For two years, I have written multiple posts about the dangers of texting and other distractions while driving urging New York’s dysfunctional legislature to effectively address the problem. The dangers of a driver reading a text message or playing Angry Birds is obvious. Well, this week, Governor Andrew Cuomo got involved to finally end the ineptitude of our legislature and he’s not fooling around.
If enacted, Cuomo’s sweeping new law will heavily crack down on drivers caught using ANY portable electronic device including Blackberrys, iPhones, iPads, Kindles, Nintendo DSs, or talking on a cell phone without a hands-free device. GPS navigation units and MP3 players not held in a conspicuous manner would be exempt.
In an un-precedented move, the proposed DWD law would require that violators take a Driver Safety Class. This would be the first time that a New York traffic ticket conviction would result in such a mandatory requirement. Additionally, the bill would fix the texting and driving law loophole (which I was the first to identify in 2009) by making a violation a primary offense. Finally, it would increase the points for this offense from 2 to 3, and impose a $150 fine for a first offense. If passed, this would be one of the toughest DWD laws in the country.
“Every day, countless drivers, particularly teenagers and young adults, drive with their eyes on a screen rather than the road,” Governor Cuomo said. “Distracted driving is nothing less than a lethal activity for the driver themselves, other drivers on the road, and pedestrians. We need to impose a true deterrent *** to keep our roads and citizens safe.”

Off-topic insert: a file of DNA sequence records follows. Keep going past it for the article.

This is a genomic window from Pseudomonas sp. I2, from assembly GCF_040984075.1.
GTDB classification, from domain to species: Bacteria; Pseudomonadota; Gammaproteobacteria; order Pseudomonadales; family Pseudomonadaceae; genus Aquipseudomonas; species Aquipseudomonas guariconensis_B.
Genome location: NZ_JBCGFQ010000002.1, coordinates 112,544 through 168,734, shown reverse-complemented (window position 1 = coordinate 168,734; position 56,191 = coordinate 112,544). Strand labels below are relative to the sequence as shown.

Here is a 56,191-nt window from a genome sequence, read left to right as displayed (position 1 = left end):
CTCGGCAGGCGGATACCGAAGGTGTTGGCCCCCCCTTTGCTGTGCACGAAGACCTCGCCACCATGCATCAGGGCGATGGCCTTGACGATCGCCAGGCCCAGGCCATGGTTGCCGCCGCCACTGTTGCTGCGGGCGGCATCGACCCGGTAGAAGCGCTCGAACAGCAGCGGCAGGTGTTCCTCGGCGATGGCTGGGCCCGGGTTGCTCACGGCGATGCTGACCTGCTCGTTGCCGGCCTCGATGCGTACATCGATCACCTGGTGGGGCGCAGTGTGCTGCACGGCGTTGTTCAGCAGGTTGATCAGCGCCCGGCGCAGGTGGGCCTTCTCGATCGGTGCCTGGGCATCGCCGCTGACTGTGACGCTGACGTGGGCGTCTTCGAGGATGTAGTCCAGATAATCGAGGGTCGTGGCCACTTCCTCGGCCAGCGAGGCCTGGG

The National Highway Traffic Safety Administration reports that 16% of fatal accidents in 2009 were due to distracted driving and 20% of people injured during a crash were involved in a crash where distracted driving was reported. A study by the Virginia Tech Transportation Institute found that truck drivers who were texting were 23 times more at risk of a crash or near crash, while another study compared reaction times when a driver was texting to when a driver was intoxicated, and found that the reaction time while texting was much slower. In New York City, DWD accounts for 25,000 of the more than 125,000 accidents each year, and 60 deaths annually along with 600 serious injuries.
A National Insurance study estimated 20% of all drivers, and 66% of drivers aged 18 to 24, are sending or receiving text messages while behind the wheel, leaving our young drivers most vulnerable. Several fatal accidents in this state have highlighted this fact including the September 2010 accident in which a 19-year old replying to a text struck and killed a father of 3 driving a scooter, and the 2007 accident in which 7 teens were killed in suburban Rochester.